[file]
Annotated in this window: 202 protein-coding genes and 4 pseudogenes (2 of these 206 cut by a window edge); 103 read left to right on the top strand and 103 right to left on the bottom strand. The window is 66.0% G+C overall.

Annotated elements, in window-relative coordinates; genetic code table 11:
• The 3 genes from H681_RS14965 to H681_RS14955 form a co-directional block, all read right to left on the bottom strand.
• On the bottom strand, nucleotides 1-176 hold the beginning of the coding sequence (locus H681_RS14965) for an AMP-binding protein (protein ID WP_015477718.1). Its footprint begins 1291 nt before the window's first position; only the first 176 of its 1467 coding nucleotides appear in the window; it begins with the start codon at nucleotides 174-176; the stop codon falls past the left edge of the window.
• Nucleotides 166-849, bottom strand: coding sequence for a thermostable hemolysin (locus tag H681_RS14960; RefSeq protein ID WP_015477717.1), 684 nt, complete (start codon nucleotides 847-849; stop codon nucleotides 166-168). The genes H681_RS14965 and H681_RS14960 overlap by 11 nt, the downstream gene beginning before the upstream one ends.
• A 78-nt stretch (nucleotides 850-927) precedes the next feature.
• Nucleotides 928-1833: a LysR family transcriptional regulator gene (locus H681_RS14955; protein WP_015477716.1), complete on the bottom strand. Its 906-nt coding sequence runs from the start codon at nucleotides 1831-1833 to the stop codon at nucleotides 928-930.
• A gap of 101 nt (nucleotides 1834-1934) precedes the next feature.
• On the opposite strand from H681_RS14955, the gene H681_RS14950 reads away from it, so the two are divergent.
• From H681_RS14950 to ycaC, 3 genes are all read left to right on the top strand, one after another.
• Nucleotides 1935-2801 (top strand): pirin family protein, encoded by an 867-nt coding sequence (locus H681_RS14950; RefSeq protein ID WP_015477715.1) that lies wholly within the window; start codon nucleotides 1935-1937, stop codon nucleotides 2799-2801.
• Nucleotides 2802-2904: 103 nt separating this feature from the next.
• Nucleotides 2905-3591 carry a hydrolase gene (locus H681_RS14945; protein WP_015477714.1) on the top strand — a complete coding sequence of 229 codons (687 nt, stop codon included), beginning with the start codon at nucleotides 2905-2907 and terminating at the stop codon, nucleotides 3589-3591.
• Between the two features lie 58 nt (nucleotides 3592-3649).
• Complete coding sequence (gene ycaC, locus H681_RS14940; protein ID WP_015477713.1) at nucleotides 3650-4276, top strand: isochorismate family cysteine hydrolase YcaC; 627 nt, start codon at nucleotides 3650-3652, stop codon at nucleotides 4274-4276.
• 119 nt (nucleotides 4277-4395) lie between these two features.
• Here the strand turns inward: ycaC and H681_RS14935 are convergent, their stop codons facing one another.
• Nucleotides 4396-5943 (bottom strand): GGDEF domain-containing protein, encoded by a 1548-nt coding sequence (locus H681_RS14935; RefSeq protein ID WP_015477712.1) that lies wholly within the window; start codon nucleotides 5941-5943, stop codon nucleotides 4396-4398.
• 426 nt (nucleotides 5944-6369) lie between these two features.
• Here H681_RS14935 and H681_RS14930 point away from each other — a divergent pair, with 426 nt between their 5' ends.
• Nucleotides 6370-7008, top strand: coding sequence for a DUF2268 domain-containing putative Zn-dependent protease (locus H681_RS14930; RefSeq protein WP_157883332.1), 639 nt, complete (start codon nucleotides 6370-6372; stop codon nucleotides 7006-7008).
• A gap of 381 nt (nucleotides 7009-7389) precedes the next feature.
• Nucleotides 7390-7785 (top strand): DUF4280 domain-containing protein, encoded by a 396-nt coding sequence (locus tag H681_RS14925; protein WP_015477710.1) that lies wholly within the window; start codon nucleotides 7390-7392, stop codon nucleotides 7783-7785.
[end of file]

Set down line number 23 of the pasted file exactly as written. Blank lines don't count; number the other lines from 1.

• Nucleotides 7390-7785 (top strand): DUF4280 domain-containing protein, encoded by a 396-nt coding sequence (locus tag H681_RS14925; protein WP_015477710.1) that lies wholly within the window; start codon nucleotides 7390-7392, stop codon nucleotides 7783-7785.